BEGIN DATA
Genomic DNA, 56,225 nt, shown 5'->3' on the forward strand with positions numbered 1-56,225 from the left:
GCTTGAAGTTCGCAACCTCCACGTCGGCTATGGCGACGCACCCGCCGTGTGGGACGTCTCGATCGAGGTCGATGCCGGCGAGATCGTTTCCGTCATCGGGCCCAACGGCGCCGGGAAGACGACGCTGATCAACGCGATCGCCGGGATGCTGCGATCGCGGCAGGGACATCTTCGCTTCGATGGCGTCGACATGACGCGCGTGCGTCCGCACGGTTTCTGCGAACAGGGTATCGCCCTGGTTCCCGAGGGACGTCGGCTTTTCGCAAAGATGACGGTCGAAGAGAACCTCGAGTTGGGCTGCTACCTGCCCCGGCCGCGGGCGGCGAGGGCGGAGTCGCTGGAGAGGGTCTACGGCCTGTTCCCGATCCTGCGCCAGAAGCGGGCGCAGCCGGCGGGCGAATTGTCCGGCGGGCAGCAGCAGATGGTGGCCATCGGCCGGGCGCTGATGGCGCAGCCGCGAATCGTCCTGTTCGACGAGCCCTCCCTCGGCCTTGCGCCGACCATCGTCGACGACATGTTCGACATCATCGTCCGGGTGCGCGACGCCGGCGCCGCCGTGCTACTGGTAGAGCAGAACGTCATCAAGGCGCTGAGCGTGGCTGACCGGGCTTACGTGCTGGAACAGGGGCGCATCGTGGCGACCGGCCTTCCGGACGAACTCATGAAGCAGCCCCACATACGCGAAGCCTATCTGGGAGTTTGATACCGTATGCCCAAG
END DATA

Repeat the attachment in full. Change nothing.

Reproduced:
Genomic DNA, 56,225 nt, shown 5'->3' on the forward strand with positions numbered 1-56,225 from the left:
GCTTGAAGTTCGCAACCTCCACGTCGGCTATGGCGACGCACCCGCCGTGTGGGACGTCTCGATCGAGGTCGATGCCGGCGAGATCGTTTCCGTCATCGGGCCCAACGGCGCCGGGAAGACGACGCTGATCAACGCGATCGCCGGGATGCTGCGATCGCGGCAGGGACATCTTCGCTTCGATGGCGTCGACATGACGCGCGTGCGTCCGCACGGTTTCTGCGAACAGGGTATCGCCCTGGTTCCCGAGGGACGTCGGCTTTTCGCAAAGATGACGGTCGAAGAGAACCTCGAGTTGGGCTGCTACCTGCCCCGGCCGCGGGCGGCGAGGGCGGAGTCGCTGGAGAGGGTCTACGGCCTGTTCCCGATCCTGCGCCAGAAGCGGGCGCAGCCGGCGGGCGAATTGTCCGGCGGGCAGCAGCAGATGGTGGCCATCGGCCGGGCGCTGATGGCGCAGCCGCGAATCGTCCTGTTCGACGAGCCCTCCCTCGGCCTTGCGCCGACCATCGTCGACGACATGTTCGACATCATCGTCCGGGTGCGCGACGCCGGCGCCGCCGTGCTACTGGTAGAGCAGAACGTCATCAAGGCGCTGAGCGTGGCTGACCGGGCTTACGTGCTGGAACAGGGGCGCATCGTGGCGACCGGCCTTCCGGACGAACTCATGAAGCAGCCCCACATACGCGAAGCCTATCTGGGAGTTTGATACCGTATGCCCAAG